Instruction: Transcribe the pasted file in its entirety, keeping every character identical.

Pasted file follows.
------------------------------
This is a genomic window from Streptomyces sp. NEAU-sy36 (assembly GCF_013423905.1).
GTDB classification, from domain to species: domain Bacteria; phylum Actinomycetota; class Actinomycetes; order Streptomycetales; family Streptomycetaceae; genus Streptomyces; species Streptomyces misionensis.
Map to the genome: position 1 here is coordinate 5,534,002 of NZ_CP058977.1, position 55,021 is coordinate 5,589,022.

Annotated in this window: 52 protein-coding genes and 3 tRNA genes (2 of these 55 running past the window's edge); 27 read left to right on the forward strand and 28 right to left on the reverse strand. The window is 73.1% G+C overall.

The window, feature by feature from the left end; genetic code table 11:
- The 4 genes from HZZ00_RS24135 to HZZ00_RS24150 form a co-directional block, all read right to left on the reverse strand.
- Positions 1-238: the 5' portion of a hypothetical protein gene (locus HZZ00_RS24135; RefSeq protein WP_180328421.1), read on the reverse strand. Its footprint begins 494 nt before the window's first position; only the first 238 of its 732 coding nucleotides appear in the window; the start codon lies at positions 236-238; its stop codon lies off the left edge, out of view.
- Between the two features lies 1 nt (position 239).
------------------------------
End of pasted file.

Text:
This is a genomic window from Streptomyces sp. NEAU-sy36 (assembly GCF_013423905.1).
GTDB classification, from domain to species: domain Bacteria; phylum Actinomycetota; class Actinomycetes; order Streptomycetales; family Streptomycetaceae; genus Streptomyces; species Streptomyces misionensis.
Map to the genome: position 1 here is coordinate 5,534,002 of NZ_CP058977.1, position 55,021 is coordinate 5,589,022.

Annotated in this window: 52 protein-coding genes and 3 tRNA genes (2 of these 55 running past the window's edge); 27 read left to right on the forward strand and 28 right to left on the reverse strand. The window is 73.1% G+C overall.

The window, feature by feature from the left end; genetic code table 11:
- The 4 genes from HZZ00_RS24135 to HZZ00_RS24150 form a co-directional block, all read right to left on the reverse strand.
- Positions 1-238: the 5' portion of a hypothetical protein gene (locus HZZ00_RS24135; RefSeq protein WP_180328421.1), read on the reverse strand. Its footprint begins 494 nt before the window's first position; only the first 238 of its 732 coding nucleotides appear in the window; the start codon lies at positions 236-238; its stop codon lies off the left edge, out of view.
- Between the two features lies 1 nt (position 239).